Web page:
From October 11-13, I was in Anaheim attending and presenting at the OpenEd 2017 conference. I met old friends and new. I collected business cards and learned from those I met in sessions or as I took a coffee break. Old connections and past experiences were renewed in unexpected ways – as well as making new connections and possibilities. This process of change and revisiting the old are part of being open…and of being part of the Open Educational Resources (OER) world and its larger affiliation with the open movement.

OpenEd 17 – Sharing, Gratitude, and Hope

Highlights of the conference included the venue itself – the beautiful open design of the Hyatt – with its atrium spanning 10 stories and enclosed with north light passing through panels of glass. Inside and out palm trees reminded us how the natural world can always be part of teaching and learning – that we are alive and daily growing albeit in small ways.

OpenEd2The opening keynote by Ryan Merkely – a fellow Canadian – amid this primarily American audience reinforced that OER ties to Creative Commons and that there will be a CC certificate offered in April 2018. He summarized how CC is working on 3 aspects – teaching, partnering and movement-building – as forming their current and near future focus. This concept of the significance of the commons was a theme further explored by the Friday morning keynote by David Bollier who encouraged us to reframe what OER means beyond the increasing drive to commodify content and to recognize that *open* is not the same as a commons. He asked – who IS taking care of open resources? And encouraged us to be mindful that a faux commons is possible i.e. we need to think of the Commons in more abstract terms.

With over 700 delegates this conference has grown substantially since its first offering with 40 attendees. The following highlights reflect only the various presentations, round table discussions and insights gained from the afternoon *unconference* that I attended. It is a sampling of the breadth of topics and flavours offered this year.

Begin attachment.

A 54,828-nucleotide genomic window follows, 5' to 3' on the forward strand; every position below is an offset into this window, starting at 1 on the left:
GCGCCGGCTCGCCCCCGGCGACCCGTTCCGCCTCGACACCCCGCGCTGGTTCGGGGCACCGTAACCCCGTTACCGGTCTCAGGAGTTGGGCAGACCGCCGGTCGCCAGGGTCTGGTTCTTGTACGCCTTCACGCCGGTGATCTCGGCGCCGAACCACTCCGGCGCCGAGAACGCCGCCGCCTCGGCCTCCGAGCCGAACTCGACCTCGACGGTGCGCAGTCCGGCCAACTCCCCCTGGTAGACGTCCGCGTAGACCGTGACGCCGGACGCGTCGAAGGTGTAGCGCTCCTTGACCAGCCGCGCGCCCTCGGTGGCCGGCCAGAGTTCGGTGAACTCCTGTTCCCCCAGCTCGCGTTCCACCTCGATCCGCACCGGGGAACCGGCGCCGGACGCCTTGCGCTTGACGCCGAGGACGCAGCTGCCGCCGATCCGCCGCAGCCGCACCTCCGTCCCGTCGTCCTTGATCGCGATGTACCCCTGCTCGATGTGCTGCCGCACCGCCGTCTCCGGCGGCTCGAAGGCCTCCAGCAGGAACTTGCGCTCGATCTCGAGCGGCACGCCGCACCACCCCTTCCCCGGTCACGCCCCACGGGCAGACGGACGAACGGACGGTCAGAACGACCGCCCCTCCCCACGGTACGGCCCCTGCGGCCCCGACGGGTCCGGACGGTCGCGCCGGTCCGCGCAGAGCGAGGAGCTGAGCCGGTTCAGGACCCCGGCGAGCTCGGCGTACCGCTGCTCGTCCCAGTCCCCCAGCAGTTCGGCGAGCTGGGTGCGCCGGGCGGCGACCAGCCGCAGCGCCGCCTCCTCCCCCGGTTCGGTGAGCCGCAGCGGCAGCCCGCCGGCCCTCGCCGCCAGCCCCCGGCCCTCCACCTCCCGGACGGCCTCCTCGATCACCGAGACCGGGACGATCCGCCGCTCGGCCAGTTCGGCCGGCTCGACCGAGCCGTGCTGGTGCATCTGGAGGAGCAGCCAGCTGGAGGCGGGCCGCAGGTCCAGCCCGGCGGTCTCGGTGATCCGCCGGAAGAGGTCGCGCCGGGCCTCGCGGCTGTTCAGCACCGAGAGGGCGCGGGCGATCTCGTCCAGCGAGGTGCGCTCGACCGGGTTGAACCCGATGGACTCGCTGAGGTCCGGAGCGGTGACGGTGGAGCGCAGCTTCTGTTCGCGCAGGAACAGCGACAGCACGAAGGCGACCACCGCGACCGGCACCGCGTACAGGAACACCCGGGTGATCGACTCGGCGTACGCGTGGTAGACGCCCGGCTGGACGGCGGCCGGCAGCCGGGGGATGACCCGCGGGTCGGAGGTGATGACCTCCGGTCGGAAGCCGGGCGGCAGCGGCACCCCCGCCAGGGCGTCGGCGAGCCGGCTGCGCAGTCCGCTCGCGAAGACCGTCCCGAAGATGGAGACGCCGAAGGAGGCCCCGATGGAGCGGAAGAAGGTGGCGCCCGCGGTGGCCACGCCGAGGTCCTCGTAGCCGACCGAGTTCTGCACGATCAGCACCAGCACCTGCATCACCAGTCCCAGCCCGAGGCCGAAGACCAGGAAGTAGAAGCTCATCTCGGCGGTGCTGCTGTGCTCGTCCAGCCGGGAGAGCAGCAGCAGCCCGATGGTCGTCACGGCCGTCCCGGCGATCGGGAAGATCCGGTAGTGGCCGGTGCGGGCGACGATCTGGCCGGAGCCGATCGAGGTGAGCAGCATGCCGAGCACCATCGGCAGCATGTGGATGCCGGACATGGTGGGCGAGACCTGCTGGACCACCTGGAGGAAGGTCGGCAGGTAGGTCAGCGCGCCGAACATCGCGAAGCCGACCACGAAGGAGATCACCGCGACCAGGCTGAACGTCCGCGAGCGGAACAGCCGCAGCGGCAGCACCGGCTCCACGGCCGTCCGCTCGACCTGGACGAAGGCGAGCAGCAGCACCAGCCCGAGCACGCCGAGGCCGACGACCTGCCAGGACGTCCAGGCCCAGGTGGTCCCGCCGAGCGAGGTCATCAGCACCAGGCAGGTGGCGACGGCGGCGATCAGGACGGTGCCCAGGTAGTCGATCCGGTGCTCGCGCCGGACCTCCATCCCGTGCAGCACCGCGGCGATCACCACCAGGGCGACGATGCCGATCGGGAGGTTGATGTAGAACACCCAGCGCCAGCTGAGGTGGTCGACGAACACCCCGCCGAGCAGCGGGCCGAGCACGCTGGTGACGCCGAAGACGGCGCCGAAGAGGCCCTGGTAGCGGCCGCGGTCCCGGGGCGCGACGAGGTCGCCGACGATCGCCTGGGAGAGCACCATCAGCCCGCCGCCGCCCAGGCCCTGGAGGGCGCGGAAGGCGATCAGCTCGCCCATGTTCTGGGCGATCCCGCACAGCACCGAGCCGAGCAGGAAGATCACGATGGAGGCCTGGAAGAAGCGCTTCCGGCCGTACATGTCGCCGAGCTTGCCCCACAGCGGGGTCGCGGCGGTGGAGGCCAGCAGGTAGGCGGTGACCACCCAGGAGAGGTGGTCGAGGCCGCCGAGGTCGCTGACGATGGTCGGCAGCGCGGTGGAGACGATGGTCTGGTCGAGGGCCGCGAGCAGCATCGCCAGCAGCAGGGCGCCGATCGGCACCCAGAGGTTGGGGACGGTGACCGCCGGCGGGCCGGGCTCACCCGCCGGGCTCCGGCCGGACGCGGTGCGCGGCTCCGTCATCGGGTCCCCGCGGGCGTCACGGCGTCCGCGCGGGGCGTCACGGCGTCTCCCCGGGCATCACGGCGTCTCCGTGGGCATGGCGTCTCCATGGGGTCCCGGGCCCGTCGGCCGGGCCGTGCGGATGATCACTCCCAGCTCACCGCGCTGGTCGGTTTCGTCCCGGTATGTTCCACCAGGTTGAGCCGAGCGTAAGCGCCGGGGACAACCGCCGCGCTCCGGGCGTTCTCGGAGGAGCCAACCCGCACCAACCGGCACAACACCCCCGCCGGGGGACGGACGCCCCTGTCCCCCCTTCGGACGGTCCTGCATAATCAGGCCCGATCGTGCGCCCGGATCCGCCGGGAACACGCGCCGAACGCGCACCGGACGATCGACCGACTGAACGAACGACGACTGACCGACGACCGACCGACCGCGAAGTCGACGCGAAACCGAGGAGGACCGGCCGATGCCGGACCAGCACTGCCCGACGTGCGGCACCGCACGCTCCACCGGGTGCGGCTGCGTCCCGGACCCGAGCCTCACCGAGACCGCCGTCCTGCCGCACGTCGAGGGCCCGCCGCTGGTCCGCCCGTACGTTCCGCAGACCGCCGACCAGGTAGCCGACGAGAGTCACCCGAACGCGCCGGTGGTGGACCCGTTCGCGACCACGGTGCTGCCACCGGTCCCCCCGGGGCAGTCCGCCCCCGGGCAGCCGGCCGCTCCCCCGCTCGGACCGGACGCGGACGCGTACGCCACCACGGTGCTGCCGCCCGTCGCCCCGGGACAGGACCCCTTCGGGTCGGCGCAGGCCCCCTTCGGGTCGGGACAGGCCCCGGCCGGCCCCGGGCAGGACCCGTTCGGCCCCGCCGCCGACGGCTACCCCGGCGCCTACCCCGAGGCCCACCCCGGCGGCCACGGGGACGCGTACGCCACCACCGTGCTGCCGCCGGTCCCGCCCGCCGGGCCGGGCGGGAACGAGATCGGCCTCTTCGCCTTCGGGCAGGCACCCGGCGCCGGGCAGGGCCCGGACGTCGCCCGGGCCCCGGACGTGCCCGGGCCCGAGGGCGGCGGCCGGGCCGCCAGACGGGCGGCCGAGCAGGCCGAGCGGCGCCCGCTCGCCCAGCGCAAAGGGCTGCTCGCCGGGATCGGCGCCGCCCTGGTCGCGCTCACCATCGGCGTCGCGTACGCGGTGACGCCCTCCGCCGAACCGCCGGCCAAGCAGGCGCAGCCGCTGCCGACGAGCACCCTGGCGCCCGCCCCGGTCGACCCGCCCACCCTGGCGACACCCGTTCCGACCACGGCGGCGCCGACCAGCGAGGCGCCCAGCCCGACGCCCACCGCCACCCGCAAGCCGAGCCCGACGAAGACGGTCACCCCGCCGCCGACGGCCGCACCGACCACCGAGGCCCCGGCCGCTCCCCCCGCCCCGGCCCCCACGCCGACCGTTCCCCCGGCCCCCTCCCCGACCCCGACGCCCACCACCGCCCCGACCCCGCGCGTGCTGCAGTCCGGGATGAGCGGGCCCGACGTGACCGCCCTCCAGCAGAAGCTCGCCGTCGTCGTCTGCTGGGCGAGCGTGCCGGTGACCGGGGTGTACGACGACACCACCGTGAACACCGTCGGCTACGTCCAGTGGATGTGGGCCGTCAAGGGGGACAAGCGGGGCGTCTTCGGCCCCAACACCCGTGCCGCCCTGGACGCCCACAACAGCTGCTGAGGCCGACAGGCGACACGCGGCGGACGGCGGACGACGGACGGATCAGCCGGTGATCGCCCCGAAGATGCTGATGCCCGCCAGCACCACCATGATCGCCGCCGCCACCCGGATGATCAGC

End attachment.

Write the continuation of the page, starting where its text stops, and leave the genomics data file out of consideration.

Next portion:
In the Open Your Eyes to Open Education: 1 Day PD Offerings Introducing K-12 Educators to OER given by Cassidy Hall (Doceo Center University of Idaho), I learned about the model of professional learning that K-12 teachers access regarding OER development. Like the state of Utah, Idaho looks to K-12 OER as a solution for quality resources developed by teachers. Reviewing K-12 OER Materials (ed.reports.org) gave an overview of the purpose behind Ed Reports which arose when American educational publishers stated that their resources were Common Core aligned but there was no vetting available to examine such claims. The website is purposefully designed to make people dig into an analysis and as more instructional materials are being tagged as OER, both by publishers and educators, Ed Reports continues to use a practitioner based peer review process to ascertain the merits of a curricular resource. The review process for OER materials is as rigourous as for non-OER and involves several peers in making a determination.

Cody Taylor from the Oklahoma Library highlighted how CC licensing is a permission to revise, remix or redistribute but that permission does not equate to ability. The example of a pdf demonstrates that the file format is not easily changed. Cody suggested that when making OER, from the very beginning one needs to design for remixing by using the ALMS framework. Consider the following:

A = Access to editing tools – Are these expensive?;

L = Level of expertise required i.e. Does the remix require a high technical expertise;

M = Meaningfully editable i.e. Are the anticipated changes possible? And

S = is the format preferred for consuming the open content the same format preferred for remixing e.g. Html is a good example of same format.

He suggested the use of Markdown – a simple coding language that allows a document to be converted into several file formats (e.g. html, epub) so that the OER is easily changed by by future users. The Oklahoma University (OU) Markdown conversion tool is available for use.